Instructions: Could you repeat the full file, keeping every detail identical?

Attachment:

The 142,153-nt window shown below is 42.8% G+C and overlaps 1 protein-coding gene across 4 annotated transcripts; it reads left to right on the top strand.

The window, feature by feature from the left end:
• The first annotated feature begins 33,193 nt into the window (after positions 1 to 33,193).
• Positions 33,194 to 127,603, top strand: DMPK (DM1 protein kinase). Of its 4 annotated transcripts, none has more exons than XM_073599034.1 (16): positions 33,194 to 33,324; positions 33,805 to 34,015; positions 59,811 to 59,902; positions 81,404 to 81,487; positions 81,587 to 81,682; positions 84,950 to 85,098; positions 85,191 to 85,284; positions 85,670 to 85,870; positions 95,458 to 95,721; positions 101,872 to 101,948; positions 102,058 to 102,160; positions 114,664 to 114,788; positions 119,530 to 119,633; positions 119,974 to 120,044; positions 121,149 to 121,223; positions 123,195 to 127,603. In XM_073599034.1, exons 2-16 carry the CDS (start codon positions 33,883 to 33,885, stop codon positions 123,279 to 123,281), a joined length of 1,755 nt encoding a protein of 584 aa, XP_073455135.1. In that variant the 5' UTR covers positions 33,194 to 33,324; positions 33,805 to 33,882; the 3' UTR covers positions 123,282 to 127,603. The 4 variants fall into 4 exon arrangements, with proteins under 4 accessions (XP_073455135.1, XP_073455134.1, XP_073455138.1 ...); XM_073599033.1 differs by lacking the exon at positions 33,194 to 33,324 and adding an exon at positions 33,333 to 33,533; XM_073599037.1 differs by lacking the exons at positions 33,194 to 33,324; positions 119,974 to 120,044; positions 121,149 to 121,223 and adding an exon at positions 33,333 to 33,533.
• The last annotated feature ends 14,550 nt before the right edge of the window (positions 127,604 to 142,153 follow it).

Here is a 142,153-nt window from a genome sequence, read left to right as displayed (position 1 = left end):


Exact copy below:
The 142,153-nt window shown below is 42.8% G+C and overlaps 1 protein-coding gene across 4 annotated transcripts; it reads left to right on the top strand.

The window, feature by feature from the left end:
• The first annotated feature begins 33,193 nt into the window (after positions 1 to 33,193).
• Positions 33,194 to 127,603, top strand: DMPK (DM1 protein kinase). Of its 4 annotated transcripts, none has more exons than XM_073599034.1 (16): positions 33,194 to 33,324; positions 33,805 to 34,015; positions 59,811 to 59,902; positions 81,404 to 81,487; positions 81,587 to 81,682; positions 84,950 to 85,098; positions 85,191 to 85,284; positions 85,670 to 85,870; positions 95,458 to 95,721; positions 101,872 to 101,948; positions 102,058 to 102,160; positions 114,664 to 114,788; positions 119,530 to 119,633; positions 119,974 to 120,044; positions 121,149 to 121,223; positions 123,195 to 127,603. In XM_073599034.1, exons 2-16 carry the CDS (start codon positions 33,883 to 33,885, stop codon positions 123,279 to 123,281), a joined length of 1,755 nt encoding a protein of 584 aa, XP_073455135.1. In that variant the 5' UTR covers positions 33,194 to 33,324; positions 33,805 to 33,882; the 3' UTR covers positions 123,282 to 127,603. The 4 variants fall into 4 exon arrangements, with proteins under 4 accessions (XP_073455135.1, XP_073455134.1, XP_073455138.1 ...); XM_073599033.1 differs by lacking the exon at positions 33,194 to 33,324 and adding an exon at positions 33,333 to 33,533; XM_073599037.1 differs by lacking the exons at positions 33,194 to 33,324; positions 119,974 to 120,044; positions 121,149 to 121,223 and adding an exon at positions 33,333 to 33,533.
• The last annotated feature ends 14,550 nt before the right edge of the window (positions 127,604 to 142,153 follow it).

Here is a 142,153-nt window from a genome sequence, read left to right as displayed (position 1 = left end):